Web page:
They have been in this situation more than a half dozen times since the first year of the BCS (1998), and the odds are low it works out if history is any guide.
Here is a look at past years Ohio State went into the last weekend of the season hoping the cards come out in their favor to keep their national championship hopes going through the holidays:
Ohio State was the preseason No. 1, but the Buckeyes’ perfect record was ruined Nov. 7 when they lost 28-24 at home to Michigan State.
That dropped them to seventh in the polls, but they made up two spots while beating Iowa and Michigan to finish the regular season.
Ohio State needed three upsets on Championship Saturday — and nearly got them all.
Edgerrin James ran for 299 yards and the game-winning touchdown as Miami (Fla.) upset No. 2 UCLA 49-45 in a wild regular season make-up game, and No. 10 Texas A&M rallied from 15 down in the fourth quarter to down No. 3 Kansas State in the Big 12 Championship Game.
With the Bruins and the Aggies out of the way, Ohio State still needed No. 1 Tennessee to lose in the SEC Championship Game.
The Volunteers trailed No. 23 Mississippi State 14-10 in the fourth quarter, but Meadowdale grad Peerless Price caught a 41-yard touchdown pass to put the Volunteers on top for good. They won 24-14 to qualify for the first BCS Championship Game in the Fiesta Bowl, where they beat a Florida State team that had to hold off rival Florida in its finale or the Buckeyes might have gotten their spot.
Price also caught the game-clinching touchdown pass against Florida State when a Seminoles win might have allowed Ohio State to claim a split national title.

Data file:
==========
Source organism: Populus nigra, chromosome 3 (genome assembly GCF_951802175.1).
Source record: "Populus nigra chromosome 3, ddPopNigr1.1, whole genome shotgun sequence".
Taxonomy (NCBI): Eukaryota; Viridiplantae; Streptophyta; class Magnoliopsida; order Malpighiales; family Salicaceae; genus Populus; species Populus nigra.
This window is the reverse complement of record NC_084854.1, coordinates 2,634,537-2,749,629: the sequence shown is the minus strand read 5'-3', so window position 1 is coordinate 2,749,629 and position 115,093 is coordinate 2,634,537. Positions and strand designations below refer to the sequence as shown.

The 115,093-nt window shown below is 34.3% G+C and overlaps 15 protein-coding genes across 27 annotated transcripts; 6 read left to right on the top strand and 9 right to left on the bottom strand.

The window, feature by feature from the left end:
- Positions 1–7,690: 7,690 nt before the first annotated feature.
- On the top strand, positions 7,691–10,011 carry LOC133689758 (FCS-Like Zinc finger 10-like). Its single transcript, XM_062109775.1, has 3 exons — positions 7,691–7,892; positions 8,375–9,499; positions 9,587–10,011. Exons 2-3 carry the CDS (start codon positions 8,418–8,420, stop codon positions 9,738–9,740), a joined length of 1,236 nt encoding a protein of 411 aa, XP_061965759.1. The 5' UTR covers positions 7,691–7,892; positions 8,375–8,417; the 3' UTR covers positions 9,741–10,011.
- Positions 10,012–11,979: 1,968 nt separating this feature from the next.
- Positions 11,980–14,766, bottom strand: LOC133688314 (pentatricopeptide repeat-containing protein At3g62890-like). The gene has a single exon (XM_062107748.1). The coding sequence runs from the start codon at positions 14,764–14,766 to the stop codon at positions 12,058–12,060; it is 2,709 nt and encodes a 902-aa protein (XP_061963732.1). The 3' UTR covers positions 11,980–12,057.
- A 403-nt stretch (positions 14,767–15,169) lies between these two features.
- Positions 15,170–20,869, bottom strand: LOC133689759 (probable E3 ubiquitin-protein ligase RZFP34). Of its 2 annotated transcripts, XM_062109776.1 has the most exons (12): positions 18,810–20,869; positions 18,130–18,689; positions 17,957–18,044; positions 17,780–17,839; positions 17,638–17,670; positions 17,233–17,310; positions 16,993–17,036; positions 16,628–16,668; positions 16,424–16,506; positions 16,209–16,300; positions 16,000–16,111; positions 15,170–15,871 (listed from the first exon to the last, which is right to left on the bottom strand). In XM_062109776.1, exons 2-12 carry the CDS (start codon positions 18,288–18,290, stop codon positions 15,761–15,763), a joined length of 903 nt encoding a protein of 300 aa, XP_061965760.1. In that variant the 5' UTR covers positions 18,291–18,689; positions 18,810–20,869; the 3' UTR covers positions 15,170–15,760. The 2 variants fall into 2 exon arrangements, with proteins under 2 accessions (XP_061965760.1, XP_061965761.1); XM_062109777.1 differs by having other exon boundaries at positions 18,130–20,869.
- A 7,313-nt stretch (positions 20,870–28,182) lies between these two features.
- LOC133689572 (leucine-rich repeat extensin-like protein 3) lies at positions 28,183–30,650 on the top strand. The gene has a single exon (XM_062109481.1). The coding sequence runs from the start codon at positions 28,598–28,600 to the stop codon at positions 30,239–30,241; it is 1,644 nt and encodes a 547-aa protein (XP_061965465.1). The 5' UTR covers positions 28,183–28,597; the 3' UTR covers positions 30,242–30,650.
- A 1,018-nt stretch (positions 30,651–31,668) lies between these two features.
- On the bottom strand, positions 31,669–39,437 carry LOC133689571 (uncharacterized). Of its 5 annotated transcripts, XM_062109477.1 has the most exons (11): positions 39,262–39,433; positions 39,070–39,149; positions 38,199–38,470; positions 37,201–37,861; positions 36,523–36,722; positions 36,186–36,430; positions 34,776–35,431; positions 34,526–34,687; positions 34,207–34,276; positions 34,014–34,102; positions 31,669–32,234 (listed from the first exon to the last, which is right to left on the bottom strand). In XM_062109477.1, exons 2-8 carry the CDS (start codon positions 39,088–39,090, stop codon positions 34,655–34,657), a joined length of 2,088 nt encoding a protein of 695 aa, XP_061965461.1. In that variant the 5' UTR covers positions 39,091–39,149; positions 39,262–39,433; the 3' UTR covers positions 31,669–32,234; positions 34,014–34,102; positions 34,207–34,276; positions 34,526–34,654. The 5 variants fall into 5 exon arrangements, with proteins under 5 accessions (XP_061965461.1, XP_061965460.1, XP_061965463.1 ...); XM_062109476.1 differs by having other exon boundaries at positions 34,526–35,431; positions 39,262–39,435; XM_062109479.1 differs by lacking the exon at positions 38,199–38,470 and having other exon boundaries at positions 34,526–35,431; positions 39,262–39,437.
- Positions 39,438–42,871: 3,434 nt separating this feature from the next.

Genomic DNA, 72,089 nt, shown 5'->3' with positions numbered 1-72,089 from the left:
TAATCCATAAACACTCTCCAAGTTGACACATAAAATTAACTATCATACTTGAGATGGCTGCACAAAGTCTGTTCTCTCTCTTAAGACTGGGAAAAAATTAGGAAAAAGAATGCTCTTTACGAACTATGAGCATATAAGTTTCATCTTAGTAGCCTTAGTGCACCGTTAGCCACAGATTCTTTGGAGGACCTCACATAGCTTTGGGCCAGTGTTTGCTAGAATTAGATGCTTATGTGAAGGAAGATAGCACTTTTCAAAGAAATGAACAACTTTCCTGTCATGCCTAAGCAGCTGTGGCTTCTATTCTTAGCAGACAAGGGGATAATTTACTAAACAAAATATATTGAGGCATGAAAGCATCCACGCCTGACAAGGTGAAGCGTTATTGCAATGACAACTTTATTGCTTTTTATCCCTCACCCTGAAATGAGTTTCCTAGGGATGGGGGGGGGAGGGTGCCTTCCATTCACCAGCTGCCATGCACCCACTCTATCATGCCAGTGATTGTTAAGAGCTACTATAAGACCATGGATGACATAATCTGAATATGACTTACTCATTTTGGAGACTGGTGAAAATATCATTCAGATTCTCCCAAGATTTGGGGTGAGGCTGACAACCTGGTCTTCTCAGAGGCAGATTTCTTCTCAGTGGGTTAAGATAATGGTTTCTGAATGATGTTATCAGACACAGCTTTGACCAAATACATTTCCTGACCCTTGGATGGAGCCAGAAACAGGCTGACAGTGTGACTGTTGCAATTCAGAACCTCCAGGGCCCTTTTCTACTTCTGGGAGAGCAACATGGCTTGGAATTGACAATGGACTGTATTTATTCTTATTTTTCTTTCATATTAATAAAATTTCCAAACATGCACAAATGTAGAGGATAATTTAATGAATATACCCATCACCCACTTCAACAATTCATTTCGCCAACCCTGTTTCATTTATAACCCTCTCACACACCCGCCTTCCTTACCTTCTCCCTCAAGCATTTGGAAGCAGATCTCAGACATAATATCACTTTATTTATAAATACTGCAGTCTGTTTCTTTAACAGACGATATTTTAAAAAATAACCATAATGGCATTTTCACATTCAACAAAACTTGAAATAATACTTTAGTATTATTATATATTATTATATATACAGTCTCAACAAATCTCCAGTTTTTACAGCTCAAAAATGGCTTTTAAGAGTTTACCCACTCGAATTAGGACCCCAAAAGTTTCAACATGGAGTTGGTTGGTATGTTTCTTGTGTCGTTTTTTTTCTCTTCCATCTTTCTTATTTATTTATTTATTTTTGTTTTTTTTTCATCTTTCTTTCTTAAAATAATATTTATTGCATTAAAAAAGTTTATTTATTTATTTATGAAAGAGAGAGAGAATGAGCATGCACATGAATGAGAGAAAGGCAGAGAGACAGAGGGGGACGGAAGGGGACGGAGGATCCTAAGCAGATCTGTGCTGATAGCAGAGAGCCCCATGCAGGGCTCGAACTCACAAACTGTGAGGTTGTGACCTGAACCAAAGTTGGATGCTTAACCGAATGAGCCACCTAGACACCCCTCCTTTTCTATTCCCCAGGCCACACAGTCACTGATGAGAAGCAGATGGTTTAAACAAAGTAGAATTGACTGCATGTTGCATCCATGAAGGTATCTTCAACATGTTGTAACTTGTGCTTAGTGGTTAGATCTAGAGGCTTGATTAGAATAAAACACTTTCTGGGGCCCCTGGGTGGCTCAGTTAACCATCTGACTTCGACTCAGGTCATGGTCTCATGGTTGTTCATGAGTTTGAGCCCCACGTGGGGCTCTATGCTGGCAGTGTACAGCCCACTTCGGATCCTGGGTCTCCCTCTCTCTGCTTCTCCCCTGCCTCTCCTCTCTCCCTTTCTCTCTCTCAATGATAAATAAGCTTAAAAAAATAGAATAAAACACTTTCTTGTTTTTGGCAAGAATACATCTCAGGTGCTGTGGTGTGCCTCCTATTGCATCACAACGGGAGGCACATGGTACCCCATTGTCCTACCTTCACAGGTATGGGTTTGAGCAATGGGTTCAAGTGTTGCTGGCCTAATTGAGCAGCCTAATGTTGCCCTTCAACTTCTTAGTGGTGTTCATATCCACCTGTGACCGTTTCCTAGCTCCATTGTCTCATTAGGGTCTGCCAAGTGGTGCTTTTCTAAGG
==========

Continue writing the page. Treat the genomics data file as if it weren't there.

Ohio State was No. 1 for most of November before an upset loss to Illinois dropped the Buckeyes to No. 7.
The Buckeyes capped the regular season with a win over Michigan when The Game was still played before Thanksgiving and many teams still had two games left.
In those two weeks, everyone ahead of Ohio State lost, including a wild 50-48 Arkansas upset of then-No. 1 LSU and No. 3 Missouri beating No. 2 Kansas on Thanksgiving weekend.
On Championship Saturday, Missouri turned around and lost to Oklahoma while Dave Wannstedt’s 4-7 Pitt team shocked Rich Rodriguez’s 10-1, second-ranked West Virginia squad in the Backyard Brawl.
That cleared the way for Ohio State to move back up to No. 1 with LSU finishing No. 2 after winning the SEC Championship Game. Les Miles’ Tigers then beat the Buckeyes for the national championship in the Sugar Bowl.
Ohio State was sixth in the next-to-last CFP rankings thanks to a mind-boggling home loss to Michigan State to close out the home slate.
After the Buckeyes routed Michigan in Ann Arbor, there was some thought chaos could have put the Buckeyes in the final top four, but it didn’t come.
Clemson and Alabama held serve in their conference championship contests, Michigan State and Iowa both remained ahead of the Buckeyes after playing a taut title game for the Big Ten, and Stanford actually jumped Ohio State after winning the Pac-12.
Oklahoma had secured a spot the previous week by trouncing Oklahoma State in the Bedlam game.